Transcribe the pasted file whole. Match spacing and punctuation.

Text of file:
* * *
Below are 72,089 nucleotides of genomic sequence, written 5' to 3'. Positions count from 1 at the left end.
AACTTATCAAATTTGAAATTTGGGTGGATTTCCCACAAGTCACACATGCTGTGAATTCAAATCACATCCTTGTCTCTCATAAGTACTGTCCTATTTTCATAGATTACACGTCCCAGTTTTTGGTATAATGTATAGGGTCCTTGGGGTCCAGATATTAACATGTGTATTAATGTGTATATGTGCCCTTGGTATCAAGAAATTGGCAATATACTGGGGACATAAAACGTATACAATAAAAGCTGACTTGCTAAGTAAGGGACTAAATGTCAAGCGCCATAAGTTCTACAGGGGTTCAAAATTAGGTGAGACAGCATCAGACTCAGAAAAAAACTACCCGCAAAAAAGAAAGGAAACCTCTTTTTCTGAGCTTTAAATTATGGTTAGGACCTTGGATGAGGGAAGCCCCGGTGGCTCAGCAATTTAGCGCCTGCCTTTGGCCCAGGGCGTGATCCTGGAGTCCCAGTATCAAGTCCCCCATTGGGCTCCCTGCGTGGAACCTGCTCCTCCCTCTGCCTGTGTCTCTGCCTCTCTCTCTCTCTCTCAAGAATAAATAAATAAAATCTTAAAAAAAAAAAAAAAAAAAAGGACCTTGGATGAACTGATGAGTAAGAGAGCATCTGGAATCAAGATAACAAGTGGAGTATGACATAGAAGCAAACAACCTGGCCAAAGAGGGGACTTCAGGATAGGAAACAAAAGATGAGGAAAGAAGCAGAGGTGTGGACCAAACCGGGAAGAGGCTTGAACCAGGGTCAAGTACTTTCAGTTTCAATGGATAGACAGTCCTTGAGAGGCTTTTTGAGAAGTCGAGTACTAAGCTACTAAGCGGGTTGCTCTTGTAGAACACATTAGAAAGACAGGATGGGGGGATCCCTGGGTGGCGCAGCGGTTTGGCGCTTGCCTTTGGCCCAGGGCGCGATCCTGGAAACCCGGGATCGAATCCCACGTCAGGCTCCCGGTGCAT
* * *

Below are 72,089 nucleotides of genomic sequence, written 5' to 3'. Positions count from 1 at the left end.
AACTTATCAAATTTGAAATTTGGGTGGATTTCCCACAAGTCACACATGCTGTGAATTCAAATCACATCCTTGTCTCTCATAAGTACTGTCCTATTTTCATAGATTACACGTCCCAGTTTTTGGTATAATGTATAGGGTCCTTGGGGTCCAGATATTAACATGTGTATTAATGTGTATATGTGCCCTTGGTATCAAGAAATTGGCAATATACTGGGGACATAAAACGTATACAATAAAAGCTGACTTGCTAAGTAAGGGACTAAATGTCAAGCGCCATAAGTTCTACAGGGGTTCAAAATTAGGTGAGACAGCATCAGACTCAGAAAAAAACTACCCGCAAAAAAGAAAGGAAACCTCTTTTTCTGAGCTTTAAATTATGGTTAGGACCTTGGATGAGGGAAGCCCCGGTGGCTCAGCAATTTAGCGCCTGCCTTTGGCCCAGGGCGTGATCCTGGAGTCCCAGTATCAAGTCCCCCATTGGGCTCCCTGCGTGGAACCTGCTCCTCCCTCTGCCTGTGTCTCTGCCTCTCTCTCTCTCTCTCAAGAATAAATAAATAAAATCTTAAAAAAAAAAAAAAAAAAAAGGACCTTGGATGAACTGATGAGTAAGAGAGCATCTGGAATCAAGATAACAAGTGGAGTATGACATAGAAGCAAACAACCTGGCCAAAGAGGGGACTTCAGGATAGGAAACAAAAGATGAGGAAAGAAGCAGAGGTGTGGACCAAACCGGGAAGAGGCTTGAACCAGGGTCAAGTACTTTCAGTTTCAATGGATAGACAGTCCTTGAGAGGCTTTTTGAGAAGTCGAGTACTAAGCTACTAAGCGGGTTGCTCTTGTAGAACACATTAGAAAGACAGGATGGGGGGATCCCTGGGTGGCGCAGCGGTTTGGCGCTTGCCTTTGGCCCAGGGCGCGATCCTGGAAACCCGGGATCGAATCCCACGTCAGGCTCCCGGTGCAT